It was a classic showdown at high-noon, with tumbleweeds rolling by. There could only be one winner, and the other would have to leave town, never to return.
For the last decade we’ve all been watching the showdown between GPON (gigabit passive optical network) and Active Ethernet, looking for insights on who was the better gunslinger and who would have to leave.
And although most tier 1 carriers worldwide have selected PON technologies, there is growing interest in using Active Ethernet for FTTx implementations, and the fight is playing out in cities around the world. For example, in its Munich-based regional network, operator M-net chose to deploy the first extensive fiber access network based on GPON, whereas in Amsterdam’s FTTH (fiber-to-the-home) CityNet municipal network, Active Ethernet won out over its PON alternative.
However, maybe instead of thinking in terms of the sheriff and the outlaw – good versus bad – the time has come to shake hands and head off to the saloon together. GPON and Active Ethernet are no longer rivals. Each has its own unique role on the latest generation of the telecom frontier. GPON is best for carriers who must remain focused on lower cost of ownership yet provide that 100M per home target for residential areas and small businesses, while Active Ethernet can be used for high-capacity commercial services. And some carriers have found that deploying both will give them the best infrastructure for their diverse installed base.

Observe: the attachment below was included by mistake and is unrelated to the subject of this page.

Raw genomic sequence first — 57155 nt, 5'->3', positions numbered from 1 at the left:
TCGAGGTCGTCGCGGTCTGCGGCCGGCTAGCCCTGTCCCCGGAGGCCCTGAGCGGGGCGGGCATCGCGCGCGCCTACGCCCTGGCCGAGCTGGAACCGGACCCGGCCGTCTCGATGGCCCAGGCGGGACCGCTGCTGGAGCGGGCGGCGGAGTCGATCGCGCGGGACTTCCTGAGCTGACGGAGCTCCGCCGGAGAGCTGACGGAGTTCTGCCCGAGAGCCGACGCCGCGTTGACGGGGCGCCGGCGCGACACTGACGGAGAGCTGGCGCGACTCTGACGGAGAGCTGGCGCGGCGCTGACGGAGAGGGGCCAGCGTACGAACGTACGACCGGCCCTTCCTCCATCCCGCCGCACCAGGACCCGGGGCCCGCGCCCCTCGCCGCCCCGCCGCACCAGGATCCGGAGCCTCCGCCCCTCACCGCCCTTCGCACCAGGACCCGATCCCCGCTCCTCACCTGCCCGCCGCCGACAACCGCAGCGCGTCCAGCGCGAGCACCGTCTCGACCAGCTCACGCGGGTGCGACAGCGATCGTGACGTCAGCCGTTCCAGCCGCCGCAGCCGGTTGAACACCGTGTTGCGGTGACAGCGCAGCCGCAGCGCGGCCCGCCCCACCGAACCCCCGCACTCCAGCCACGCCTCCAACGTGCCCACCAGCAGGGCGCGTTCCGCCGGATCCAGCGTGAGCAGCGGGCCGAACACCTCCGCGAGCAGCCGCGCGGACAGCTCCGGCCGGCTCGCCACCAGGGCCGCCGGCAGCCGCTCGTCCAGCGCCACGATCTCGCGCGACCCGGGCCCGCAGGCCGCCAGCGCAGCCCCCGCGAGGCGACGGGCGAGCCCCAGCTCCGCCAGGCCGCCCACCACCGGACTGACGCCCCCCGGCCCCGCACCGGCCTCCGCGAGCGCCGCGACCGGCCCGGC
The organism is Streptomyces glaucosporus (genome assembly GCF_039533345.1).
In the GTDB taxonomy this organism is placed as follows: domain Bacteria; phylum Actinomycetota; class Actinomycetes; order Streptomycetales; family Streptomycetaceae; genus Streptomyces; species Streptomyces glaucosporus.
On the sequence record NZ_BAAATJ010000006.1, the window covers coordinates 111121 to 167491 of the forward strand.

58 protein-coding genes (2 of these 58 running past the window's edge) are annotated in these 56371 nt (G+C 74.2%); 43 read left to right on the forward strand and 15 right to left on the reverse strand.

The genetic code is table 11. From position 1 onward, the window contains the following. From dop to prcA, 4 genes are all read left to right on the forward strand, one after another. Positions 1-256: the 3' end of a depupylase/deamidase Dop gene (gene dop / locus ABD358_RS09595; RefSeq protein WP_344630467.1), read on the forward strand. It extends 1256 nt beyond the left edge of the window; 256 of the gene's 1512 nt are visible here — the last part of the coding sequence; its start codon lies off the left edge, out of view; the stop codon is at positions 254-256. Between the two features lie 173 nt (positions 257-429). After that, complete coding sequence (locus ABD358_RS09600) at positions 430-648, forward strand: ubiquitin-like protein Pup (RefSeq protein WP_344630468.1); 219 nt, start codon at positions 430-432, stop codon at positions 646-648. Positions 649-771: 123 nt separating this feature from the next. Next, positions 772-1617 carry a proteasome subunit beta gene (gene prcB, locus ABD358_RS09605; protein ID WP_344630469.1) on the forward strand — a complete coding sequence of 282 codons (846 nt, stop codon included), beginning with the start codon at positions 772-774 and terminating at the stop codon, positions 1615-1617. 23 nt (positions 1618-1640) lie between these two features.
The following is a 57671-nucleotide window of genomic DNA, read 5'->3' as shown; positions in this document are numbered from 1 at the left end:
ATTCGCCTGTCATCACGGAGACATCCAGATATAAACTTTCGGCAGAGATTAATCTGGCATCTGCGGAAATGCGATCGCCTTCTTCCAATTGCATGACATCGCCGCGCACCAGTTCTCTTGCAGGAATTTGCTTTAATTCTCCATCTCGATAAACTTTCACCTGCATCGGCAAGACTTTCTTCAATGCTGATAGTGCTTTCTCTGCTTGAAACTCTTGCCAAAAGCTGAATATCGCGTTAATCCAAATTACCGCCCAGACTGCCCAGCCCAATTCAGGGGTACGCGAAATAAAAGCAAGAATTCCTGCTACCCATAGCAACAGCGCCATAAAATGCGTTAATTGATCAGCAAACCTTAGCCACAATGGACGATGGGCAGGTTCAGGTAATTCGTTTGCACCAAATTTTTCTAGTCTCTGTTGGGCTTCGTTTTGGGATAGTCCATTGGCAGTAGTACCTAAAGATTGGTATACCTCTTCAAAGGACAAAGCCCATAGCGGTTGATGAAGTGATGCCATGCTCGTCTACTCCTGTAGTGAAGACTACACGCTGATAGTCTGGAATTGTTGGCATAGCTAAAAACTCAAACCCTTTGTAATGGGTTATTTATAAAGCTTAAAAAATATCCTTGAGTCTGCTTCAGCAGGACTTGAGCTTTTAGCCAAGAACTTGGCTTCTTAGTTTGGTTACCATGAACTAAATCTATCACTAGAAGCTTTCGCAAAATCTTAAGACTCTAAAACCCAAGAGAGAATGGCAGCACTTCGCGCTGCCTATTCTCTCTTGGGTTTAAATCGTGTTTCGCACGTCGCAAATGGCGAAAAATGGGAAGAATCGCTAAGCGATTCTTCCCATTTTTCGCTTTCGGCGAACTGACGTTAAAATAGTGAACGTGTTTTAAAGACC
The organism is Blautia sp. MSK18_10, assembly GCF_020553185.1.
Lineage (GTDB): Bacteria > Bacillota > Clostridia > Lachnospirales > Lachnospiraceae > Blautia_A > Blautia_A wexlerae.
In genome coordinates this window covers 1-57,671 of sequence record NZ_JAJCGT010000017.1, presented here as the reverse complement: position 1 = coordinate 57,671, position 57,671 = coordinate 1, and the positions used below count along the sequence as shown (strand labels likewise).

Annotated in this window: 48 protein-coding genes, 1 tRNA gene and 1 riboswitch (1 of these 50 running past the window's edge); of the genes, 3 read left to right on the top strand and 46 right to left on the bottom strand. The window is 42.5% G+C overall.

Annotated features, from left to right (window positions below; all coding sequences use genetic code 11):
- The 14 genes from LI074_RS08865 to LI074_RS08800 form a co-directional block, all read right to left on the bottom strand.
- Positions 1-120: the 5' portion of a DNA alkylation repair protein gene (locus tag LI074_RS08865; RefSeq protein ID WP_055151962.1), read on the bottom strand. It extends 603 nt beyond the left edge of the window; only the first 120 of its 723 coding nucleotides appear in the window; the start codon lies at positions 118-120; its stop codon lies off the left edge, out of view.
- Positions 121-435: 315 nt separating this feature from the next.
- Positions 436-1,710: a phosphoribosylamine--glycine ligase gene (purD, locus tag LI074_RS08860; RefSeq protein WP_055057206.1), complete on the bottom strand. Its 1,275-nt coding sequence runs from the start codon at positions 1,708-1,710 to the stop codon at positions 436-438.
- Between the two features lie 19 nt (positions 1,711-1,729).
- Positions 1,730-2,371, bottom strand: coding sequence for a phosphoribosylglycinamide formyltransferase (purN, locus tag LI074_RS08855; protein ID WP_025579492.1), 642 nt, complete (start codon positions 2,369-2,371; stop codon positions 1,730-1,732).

Of course, once a carrier already has a GPON access network, there are good reasons for adding Ethernet. The customer base will widen to include companies that need an increased level of bandwidth, or that need to be more security-conscious than average.
Of course, this has its complications. The plan has to deal with developments that are mixed between residential and commercial, and the expansion of fiber-based access into urban and brownfield environments.
So there are certainly questions remaining for service providers. Among them are:
- Do the additional revenues gained by providing Ethernet services justify the added costs? - Can these costs be reduced by deploying converged systems that support both GPON and Active Ethernet? - What additional considerations are there when supporting multiple technologies from a single platform?
So saddle up and hold on tight. We are ready to ride!